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Author Topic: Rate The Last Movie You Saw  (Read 1768260 times)
Groggy
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« Reply #9795 on: December 08, 2011, 08:12:21 PM »

True, but Clavell wrote the film's screenplay.

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« Reply #9796 on: December 08, 2011, 08:12:47 PM »

does the book have Steve McQueen doing motorcycle jumps? besies, i didn't make the argument; the former pow's did. don't shoot the messenger...

Then why bring it up?

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« Reply #9797 on: December 08, 2011, 08:14:04 PM »

i am bringing it up because you are making it sound like I am trying to be moe reverent than the pow's themselves were. and it simply ain't true

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« Reply #9798 on: December 08, 2011, 08:15:23 PM »

I'm glad CJ mentioned King Rat, a movie that goes for strict realism (to an extent) and is deadly dull as a result. I've no doubt it's closer to the realities of a Japanese POW camp than Kwai but it isn't much of a movie.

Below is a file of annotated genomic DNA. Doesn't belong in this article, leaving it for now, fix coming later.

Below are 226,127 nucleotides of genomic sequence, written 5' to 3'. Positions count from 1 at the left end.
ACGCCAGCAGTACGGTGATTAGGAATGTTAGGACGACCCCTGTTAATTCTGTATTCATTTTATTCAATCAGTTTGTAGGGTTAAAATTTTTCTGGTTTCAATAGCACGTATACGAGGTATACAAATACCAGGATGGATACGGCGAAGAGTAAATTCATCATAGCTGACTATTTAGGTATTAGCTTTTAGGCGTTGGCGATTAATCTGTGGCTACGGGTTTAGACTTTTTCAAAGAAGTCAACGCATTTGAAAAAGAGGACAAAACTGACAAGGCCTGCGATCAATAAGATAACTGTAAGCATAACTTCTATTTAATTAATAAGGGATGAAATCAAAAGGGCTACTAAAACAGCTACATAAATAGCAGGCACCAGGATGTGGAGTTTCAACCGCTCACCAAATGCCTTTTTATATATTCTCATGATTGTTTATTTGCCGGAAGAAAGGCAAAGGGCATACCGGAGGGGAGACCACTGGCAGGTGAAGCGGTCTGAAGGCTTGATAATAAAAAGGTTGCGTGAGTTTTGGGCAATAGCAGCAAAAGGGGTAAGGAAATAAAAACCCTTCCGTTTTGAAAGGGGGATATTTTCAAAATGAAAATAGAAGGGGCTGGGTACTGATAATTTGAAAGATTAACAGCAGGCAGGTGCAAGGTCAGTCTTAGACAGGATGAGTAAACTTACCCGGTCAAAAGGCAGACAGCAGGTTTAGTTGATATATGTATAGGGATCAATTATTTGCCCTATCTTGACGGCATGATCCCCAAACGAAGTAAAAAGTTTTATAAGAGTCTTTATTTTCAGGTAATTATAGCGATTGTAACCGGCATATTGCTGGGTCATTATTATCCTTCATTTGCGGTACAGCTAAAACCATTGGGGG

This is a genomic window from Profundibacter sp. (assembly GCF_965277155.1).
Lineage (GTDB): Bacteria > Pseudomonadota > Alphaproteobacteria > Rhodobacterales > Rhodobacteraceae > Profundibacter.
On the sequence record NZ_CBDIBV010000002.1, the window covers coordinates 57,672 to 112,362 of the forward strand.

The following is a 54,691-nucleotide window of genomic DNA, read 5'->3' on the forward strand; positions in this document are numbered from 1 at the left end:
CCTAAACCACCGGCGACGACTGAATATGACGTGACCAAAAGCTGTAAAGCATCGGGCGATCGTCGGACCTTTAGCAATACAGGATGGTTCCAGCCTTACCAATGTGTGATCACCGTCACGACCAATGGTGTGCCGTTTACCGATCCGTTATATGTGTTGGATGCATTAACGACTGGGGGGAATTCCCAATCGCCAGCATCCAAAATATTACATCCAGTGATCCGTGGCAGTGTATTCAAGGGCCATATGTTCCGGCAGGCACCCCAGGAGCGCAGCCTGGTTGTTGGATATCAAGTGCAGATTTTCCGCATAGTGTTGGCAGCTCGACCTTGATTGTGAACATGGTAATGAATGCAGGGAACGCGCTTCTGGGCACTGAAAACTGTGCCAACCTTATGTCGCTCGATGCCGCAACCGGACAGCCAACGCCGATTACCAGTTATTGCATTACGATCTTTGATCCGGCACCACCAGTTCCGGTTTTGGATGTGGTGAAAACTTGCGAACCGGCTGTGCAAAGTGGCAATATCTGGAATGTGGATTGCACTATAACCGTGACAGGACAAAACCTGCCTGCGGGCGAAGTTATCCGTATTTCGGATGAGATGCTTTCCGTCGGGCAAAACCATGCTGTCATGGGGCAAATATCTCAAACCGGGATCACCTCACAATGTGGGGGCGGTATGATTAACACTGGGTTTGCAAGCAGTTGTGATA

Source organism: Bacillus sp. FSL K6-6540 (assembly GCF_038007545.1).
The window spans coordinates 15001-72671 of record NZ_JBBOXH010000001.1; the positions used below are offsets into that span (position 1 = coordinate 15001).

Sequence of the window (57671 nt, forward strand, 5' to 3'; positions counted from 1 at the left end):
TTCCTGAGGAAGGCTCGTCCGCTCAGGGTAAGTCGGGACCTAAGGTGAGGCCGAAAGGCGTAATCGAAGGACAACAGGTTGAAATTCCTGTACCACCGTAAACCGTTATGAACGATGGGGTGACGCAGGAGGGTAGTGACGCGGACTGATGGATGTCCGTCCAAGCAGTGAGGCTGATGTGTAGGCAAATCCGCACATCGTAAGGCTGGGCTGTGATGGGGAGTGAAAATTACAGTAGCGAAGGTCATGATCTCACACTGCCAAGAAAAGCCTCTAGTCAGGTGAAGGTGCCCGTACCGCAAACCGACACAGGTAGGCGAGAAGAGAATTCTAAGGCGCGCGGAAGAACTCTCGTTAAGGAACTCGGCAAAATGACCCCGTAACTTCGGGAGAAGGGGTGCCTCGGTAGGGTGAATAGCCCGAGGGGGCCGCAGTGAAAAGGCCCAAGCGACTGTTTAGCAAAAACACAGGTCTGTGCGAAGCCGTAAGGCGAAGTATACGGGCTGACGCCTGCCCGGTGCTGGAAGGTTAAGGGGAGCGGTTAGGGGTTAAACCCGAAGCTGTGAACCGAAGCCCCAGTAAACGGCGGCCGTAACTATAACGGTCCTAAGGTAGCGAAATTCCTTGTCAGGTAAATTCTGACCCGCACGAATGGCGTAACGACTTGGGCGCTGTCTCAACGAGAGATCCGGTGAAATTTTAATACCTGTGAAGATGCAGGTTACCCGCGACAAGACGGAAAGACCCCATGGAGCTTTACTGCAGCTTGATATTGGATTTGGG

Of course, for me a fusion of realism and entertainment is desirable. If it's not possible, I'll pick the latter 99% of the time.

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« Reply #9799 on: December 08, 2011, 08:16:11 PM »

i am bringing it up because you are making it sound like I am trying to be moe reverent than the pow's themselves were. and it simply ain't true

But surely Boulle and Clavel's points-of-view are not irrelevant to this discussion?

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« Reply #9800 on: December 08, 2011, 08:17:49 PM »

boy how far have we come from the days Dust Devil used to patrol this thread with a billy club, eh ;-)

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« Reply #9801 on: December 08, 2011, 08:18:41 PM »

u didn't like Saving Private Ryan?

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« Reply #9802 on: December 08, 2011, 08:19:17 PM »

again, don't confuse book and screenplay

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« Reply #9803 on: December 08, 2011, 08:20:33 PM »

I like it just fine. My Vietnam vet dad likes to dissect Saving Private Ryan's various idiocies and implausibilities though. Afro

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« Reply #9804 on: December 08, 2011, 08:30:54 PM »

yup, just a few days ago i was thinkin, no way would the army have like seven men waste all that time lookin for one boy. and communications were better than requiring them to trek across the land like that. i mean, i complain sometimes when an excessive suspension of disbelief is required, but i know at some level it's always required. u guys don't think i realize that... yeah, SPR was one awesome movie, though -- as I am sure your dad tells you -- there ain't no way in hell to accurately protray the brutalities of war to someone who wasn't there

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« Reply #9805 on: December 09, 2011, 05:37:56 AM »